His in-depth know how of films catches the attention of every film enthusiast. In fact, his recent workshop on introduction of film appreciation in Goa witnessed over 70 participants who flocked from different parts of India.
After teaching Political Science at St Xavier’s College, Mumbai, Suresh joined Film and Television Institute of India (FTII), Pune
Photos by Siddesh Mayenkar
as a professor of Film Appreciation. He has also previously been the Director of the National Film Archive of India, Pune. His workshop is part of the course organised by Entertainment Society of Goa in association with Film and Television Institute of India (FTII) and National Film Archive of India, Pune.
“The course will span over eight days and this is the first time, I agreed to come to Goa after turning it down for the last three years. Even though I retired from FTII in 2009, I am always open to teaching film appreciation when the institute asks me to. The problem with the previous years was that I used to give the course in Mumbai in May and I didn’t like to repeat myself again in July in Goa. This year I was in between chapters of my new book and I thought it would be a nice time to see Goa in the monsoons and give the workshop, it was adding work with pleasure,” he says with a smile.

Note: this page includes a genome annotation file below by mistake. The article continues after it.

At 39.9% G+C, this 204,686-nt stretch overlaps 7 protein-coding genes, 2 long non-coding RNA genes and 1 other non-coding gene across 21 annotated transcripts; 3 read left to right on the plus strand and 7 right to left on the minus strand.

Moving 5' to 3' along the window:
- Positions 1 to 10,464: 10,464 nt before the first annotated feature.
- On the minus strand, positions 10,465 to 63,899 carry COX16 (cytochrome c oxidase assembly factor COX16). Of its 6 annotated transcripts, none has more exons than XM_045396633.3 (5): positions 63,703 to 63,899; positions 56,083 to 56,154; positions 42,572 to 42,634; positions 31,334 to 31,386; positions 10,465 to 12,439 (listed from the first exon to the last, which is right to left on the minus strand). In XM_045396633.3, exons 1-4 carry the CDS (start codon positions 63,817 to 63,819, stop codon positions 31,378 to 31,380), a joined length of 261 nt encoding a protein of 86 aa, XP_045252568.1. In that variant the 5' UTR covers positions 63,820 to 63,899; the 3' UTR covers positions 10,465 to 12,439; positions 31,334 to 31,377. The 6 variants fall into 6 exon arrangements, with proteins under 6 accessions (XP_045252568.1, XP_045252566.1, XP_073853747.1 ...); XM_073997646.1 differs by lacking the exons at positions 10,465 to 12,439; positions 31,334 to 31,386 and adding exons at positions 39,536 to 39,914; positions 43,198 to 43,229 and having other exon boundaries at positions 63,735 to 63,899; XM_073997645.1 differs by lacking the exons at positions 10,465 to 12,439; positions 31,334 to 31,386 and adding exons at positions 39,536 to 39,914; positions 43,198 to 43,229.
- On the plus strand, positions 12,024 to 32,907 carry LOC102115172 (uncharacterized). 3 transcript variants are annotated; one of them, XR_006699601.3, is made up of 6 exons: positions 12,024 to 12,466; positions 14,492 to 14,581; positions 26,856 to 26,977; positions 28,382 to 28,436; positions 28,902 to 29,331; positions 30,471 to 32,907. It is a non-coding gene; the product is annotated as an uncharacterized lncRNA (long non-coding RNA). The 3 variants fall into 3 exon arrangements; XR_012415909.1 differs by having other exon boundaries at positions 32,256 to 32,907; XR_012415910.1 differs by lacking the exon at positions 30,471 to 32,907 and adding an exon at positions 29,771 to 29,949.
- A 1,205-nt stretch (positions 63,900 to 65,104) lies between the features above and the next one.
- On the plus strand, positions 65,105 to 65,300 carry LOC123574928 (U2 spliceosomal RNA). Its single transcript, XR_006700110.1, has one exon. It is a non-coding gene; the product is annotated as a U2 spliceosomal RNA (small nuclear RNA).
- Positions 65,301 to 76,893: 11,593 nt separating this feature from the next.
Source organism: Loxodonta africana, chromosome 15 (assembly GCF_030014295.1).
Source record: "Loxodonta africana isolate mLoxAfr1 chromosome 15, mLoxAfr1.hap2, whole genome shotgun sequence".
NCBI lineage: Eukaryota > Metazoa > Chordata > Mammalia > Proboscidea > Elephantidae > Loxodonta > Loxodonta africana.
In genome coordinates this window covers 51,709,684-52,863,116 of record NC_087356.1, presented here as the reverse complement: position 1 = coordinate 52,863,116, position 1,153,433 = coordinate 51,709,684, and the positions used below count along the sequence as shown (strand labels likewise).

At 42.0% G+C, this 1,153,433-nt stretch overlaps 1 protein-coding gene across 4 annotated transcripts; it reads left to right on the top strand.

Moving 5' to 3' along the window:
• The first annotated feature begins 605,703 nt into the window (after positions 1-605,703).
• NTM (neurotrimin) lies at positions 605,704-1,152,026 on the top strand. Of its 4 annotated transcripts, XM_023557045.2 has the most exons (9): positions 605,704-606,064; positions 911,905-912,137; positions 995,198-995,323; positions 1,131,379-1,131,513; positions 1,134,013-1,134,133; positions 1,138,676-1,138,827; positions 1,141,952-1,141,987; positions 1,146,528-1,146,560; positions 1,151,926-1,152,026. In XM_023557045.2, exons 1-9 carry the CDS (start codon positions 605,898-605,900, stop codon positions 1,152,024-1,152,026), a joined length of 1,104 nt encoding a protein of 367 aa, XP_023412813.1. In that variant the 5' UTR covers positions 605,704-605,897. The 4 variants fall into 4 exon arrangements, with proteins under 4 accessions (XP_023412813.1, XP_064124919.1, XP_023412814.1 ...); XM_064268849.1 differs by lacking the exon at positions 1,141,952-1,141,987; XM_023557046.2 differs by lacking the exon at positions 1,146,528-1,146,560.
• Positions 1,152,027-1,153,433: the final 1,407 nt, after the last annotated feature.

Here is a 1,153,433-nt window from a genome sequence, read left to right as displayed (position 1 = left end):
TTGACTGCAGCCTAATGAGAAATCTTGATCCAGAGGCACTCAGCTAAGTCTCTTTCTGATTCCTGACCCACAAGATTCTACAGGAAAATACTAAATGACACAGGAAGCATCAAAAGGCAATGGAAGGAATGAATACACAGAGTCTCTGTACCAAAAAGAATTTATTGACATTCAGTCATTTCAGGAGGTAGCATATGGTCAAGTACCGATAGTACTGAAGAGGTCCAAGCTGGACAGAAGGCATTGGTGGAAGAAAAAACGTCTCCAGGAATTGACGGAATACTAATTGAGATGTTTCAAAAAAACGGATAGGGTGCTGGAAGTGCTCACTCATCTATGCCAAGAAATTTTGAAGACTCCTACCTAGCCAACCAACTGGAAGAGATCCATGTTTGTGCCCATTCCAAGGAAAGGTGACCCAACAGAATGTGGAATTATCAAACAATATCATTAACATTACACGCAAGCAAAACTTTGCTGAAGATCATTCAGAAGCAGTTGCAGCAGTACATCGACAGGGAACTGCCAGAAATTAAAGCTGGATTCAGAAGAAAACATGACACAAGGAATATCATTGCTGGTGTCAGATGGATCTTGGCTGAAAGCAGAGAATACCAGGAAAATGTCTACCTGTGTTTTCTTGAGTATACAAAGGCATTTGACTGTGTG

Overwhelmed with the success of the workshop, Suresh did notice that there were many film lovers who surpassed his age expectations. “There were many senior journalists from Goa who showed great interest in the workshop. We often categorise films with young audiences but it is amazing to see the elder people showing interest in learning. I have a very positive approach for my classes and try to make it different to explain my point with film clippings.”
Suresh has published several articles on cinema and has even written a book, ‘Light of Asia: Indian Silent Cinema 1912-1934’. He is updating the book with more information that has been retrieved about the silent era. “We are planning to digitise the films. The first film that is surviving is ‘Ayodhyecha Raja’, a Marathi film. I have a nebulous idea to write a book on the first decade of Indian sound in Cinema, hopefully in the near future.”
How does Suresh define cinema? “Cinema is a recording medium that is very close to reality. The stories are those of life experiences that are shown in shots and sequences. It is important to know what goes into a film, to make it more expressive and meaningful that it appeals to our senses and we can identify with the film.”
Indian cinema is vast and ranges over different genres, where does Suresh see Indian cinema standing in world cinema? “I have a certain view of life. There is not enough funding for art films that are close to reality. Today, films are becoming too broad, they want to communicate too fast. Compared to India, Thailand, China, Iran and Taiwan have great documentary films. When India was shining in Cinematic glory in the silent era and early years, the other cinemas were rising. India’s time will come back soon,” he concludes.